Thyroid cancer is highly prevalent in women during the fertile age, which suggests a possible impact of hormonal and reproductive factors.
We studied the expression of estrogen receptor α (ERα or ESR1) and progesterone receptor (PR or PGR) in 182 female and male patients with papillary thyroid cancer and correlated it to clinical and molecular features.
ERα and PR expression was found in 66.5 and 75.8% of patients respectively and was significantly correlated with larger tumor size and with a non-incidental diagnosis. Moreover, a trend toward a higher prevalence of local metastases was observed in ER- and PR-expressing tumors, which possibly indicates a more aggressive behavior. Interestingly, the occurrence of the ‘receptor conversion’ phenomenon, which has already been reported to have a negative prognostic effect in breast cancer, was demonstrated for the first time in thyroid tumors. Indeed, almost all of the ERα-positive primary tumors analyzed had ERα-negative metastatic lymph nodes. At the genetic analyses, BRAFV600E mutation was detected in 23.2% of the tumors and had a higher prevalence in larger tumors and in those with a stronger ERα or PR staining.
The whole of the findings reported in the present study argue for an association between ERα and PR sex hormone receptor expression and a more aggressive presentation. Although no impact on outcome was found, the evaluation of ERα and PR receptor expression could add insights into the biological behavior of tumors and could modify the follow-up, particularly in fertile women affected with persistent disease.
In more developed countries, thyroid cancer is the second most frequent malignancy in women during the fertile age (1), which suggests a possible impact of hormonal and reproductive factors. Consistently, in the past few decades, epidemiological and experimental findings have indicated a possible role of estrogens in the development and progression of differentiated thyroid tumors (2, 3). It is known that estrogens can regulate thyroid cell proliferation by binding to both estrogen receptors (ERs), ERα (ESR1) and ERβ (ESR2), and displaying different effects on cell survival and proliferation. In particular, a proliferative and anti-apoptotic effect and a role in metastatization have been shown for ERα, whereas ERβ has a differentiative and pro-apoptotic action (3, 4). Upon activation by estradiol (E2), ER translocates to the nucleus and activates gene transcription. In thyroid cancer cell lines, the proliferative effects of estrogen were found to be mediated through the regulation of genes involved in growth control, such as bcl-2, Bax, c-fos, E-cadherin, and vimentin (4, 5, 6). Alternatively, E2 activation leads to a ‘non-genomic’ action by ER, which includes a rapid activation of the intracellular ERK-1/2 and PI3K/Akt signaling pathways (7).
Several studies on ER expression have been performed in both normal and neoplastic thyroid tissues with extremely variable results, mostly because of the poor reproducibility of the methods used (revised in (8)). Nevertheless, strong evidence exists that ERα expression is significantly greater in patients with various types of thyroid neoplasms than it is in normal controls, whereas ERβ is significantly less expressed in tumors than it is in normal thyroid tissues (9, 10). The increased expression of ERα in thyroid cancer might influence the development and progression of the tumor, particularly during pharmacological and physiological conditions characterized by high circulating estrogen levels. Indeed, in a recent case–control study on a large population, it was shown that the risk of thyroid cancer is significantly correlated with early menarche and higher number of pregnancies (11), and we and others have demonstrated that thyroid cancers diagnosed during pregnancy are associated with a poorer outcome (12, 13, 14). An increased risk of thyroid cancer has also been documented in women who have been treated with estrogen for gynecological reasons and in women who were taking oral contraceptive pills (15). Interestingly, estrogen metabolites and conjugates have been found to be significantly higher in women with well-differentiated thyroid cancer as compared to age-matched control women (16).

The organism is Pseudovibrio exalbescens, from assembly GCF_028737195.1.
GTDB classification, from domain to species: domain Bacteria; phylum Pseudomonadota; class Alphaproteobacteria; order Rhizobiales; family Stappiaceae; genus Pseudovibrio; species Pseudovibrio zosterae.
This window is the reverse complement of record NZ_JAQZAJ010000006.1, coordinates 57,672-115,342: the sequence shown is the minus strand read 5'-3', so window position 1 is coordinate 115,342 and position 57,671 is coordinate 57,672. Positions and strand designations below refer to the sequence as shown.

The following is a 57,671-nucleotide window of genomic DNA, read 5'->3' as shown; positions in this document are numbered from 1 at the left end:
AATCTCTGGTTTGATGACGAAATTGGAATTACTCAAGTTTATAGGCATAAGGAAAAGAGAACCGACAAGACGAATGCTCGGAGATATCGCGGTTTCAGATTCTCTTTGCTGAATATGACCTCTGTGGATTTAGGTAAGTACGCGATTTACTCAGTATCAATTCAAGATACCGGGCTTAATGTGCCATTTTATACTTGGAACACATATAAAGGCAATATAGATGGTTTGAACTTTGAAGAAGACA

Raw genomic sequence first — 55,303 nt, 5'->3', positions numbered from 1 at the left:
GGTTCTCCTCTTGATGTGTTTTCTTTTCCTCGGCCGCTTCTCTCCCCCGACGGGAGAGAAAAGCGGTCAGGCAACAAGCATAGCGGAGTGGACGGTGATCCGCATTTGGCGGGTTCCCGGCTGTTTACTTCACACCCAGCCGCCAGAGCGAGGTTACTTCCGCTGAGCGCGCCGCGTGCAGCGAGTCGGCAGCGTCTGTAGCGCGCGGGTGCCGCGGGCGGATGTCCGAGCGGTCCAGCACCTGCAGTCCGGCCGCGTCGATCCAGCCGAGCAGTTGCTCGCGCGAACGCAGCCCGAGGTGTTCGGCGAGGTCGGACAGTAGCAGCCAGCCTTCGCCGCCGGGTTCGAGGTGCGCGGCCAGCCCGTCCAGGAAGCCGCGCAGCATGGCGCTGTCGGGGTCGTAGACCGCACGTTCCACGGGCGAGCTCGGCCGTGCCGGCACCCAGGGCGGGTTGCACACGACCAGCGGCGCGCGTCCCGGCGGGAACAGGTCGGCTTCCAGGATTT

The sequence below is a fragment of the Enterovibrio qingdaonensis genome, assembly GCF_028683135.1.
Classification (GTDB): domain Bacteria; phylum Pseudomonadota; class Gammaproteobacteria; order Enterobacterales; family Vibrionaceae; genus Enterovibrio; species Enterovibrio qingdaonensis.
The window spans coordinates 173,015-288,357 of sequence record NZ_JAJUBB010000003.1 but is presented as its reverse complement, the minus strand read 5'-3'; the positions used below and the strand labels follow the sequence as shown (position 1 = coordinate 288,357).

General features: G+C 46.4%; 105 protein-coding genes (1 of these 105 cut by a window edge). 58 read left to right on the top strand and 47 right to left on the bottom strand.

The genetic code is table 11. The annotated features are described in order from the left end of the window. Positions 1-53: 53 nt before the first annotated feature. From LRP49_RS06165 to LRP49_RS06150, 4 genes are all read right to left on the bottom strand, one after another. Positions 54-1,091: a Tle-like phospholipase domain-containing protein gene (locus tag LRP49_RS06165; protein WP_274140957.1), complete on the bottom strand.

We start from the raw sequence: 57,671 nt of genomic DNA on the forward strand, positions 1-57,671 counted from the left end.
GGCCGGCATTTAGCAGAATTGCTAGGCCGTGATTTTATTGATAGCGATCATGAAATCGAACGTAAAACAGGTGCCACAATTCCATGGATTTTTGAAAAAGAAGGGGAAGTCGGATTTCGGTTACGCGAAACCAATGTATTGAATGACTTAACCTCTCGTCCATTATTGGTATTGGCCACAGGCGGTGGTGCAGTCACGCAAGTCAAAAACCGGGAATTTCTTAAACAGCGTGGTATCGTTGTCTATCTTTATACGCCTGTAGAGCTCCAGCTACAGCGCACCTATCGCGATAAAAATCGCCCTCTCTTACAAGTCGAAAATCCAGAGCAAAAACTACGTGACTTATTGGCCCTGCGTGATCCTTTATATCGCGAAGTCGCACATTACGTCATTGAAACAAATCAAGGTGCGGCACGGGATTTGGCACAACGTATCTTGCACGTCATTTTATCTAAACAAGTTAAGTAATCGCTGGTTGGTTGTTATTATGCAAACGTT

To define the possible role of estrogens in the development and progression of thyroid cancers, studies comparing the expression of ER in tumor tissues with the histopathological and clinical characteristics are warranted. To date, only two studies on T1 and T2 papillary thyroid cancers (PTCs) have shown a correlation between ERα-positive and ERβ-negative expression and worse histopathology data (17, 18). In terms of progesterone receptor (PR) concerns, only a few expression studies in thyroid tissues have been published (13, 19), and no data have yet been produced on the impact of ERα and PR expression on the disease outcome in PTCs.
Thus, the aim of the present study was to investigate the expression of ERα and PR in a large series of PTCs using immunohistochemistry and to correlate that expression to the clinical and molecular features and to the disease outcome.
Patients and methods
One hundred eighty-two consecutive patients (142 females, 40 males, mean age 47.9, range 14–83) with available paraffin-embedded thyroid tumor tissue blocks were studied. In seven of them, neck metastatic lymph node tissue samples were also collected. Eighty-seven female patients (61%) were diagnosed before menopause. All of the patients underwent total thyroidectomy that, for those with a preoperative diagnosis of malignancy, was associated with a pretracheal and paratracheal lymphadenectomy (levels VI–VII), and all have been treated and followed up in our university hospital. Patients with clinical and/or cytological suspicion of neck metastases were also submitted to mono- or bilateral laterocervical lymph node dissection. After surgery, patients were maintained on thyrotropin (TSH)-suppressive levo-thyroxine (l-T4) treatment unless disease remission was documented, and they were then shifted to lower doses, with an aim of reaching TSH levels between 0.5 and 1.0 mU/l. The approval of the ethical committee was obtained for the present retrospective observational study.